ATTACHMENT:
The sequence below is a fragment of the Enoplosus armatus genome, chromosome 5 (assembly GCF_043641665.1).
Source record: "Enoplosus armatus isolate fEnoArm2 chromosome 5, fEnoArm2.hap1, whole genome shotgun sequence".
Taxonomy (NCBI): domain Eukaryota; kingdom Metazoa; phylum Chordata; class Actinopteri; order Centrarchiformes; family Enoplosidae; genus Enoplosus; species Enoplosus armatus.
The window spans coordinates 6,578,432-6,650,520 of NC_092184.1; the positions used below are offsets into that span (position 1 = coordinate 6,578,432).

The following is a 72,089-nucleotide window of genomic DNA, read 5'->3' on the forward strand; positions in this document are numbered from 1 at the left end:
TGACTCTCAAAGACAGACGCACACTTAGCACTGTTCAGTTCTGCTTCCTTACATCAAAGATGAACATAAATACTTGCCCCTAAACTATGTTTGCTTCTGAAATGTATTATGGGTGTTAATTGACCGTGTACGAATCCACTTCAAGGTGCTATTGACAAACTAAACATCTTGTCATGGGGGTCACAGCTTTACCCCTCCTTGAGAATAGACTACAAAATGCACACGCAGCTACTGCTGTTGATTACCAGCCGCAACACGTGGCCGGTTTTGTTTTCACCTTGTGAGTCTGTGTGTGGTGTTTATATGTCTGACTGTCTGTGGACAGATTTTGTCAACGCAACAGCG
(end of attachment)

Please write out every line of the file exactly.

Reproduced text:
The sequence below is a fragment of the Enoplosus armatus genome, chromosome 5 (assembly GCF_043641665.1).
Source record: "Enoplosus armatus isolate fEnoArm2 chromosome 5, fEnoArm2.hap1, whole genome shotgun sequence".
Taxonomy (NCBI): domain Eukaryota; kingdom Metazoa; phylum Chordata; class Actinopteri; order Centrarchiformes; family Enoplosidae; genus Enoplosus; species Enoplosus armatus.
The window spans coordinates 6,578,432-6,650,520 of NC_092184.1; the positions used below are offsets into that span (position 1 = coordinate 6,578,432).

The following is a 72,089-nucleotide window of genomic DNA, read 5'->3' on the forward strand; positions in this document are numbered from 1 at the left end:
TGACTCTCAAAGACAGACGCACACTTAGCACTGTTCAGTTCTGCTTCCTTACATCAAAGATGAACATAAATACTTGCCCCTAAACTATGTTTGCTTCTGAAATGTATTATGGGTGTTAATTGACCGTGTACGAATCCACTTCAAGGTGCTATTGACAAACTAAACATCTTGTCATGGGGGTCACAGCTTTACCCCTCCTTGAGAATAGACTACAAAATGCACACGCAGCTACTGCTGTTGATTACCAGCCGCAACACGTGGCCGGTTTTGTTTTCACCTTGTGAGTCTGTGTGTGGTGTTTATATGTCTGACTGTCTGTGGACAGATTTTGTCAACGCAACAGCG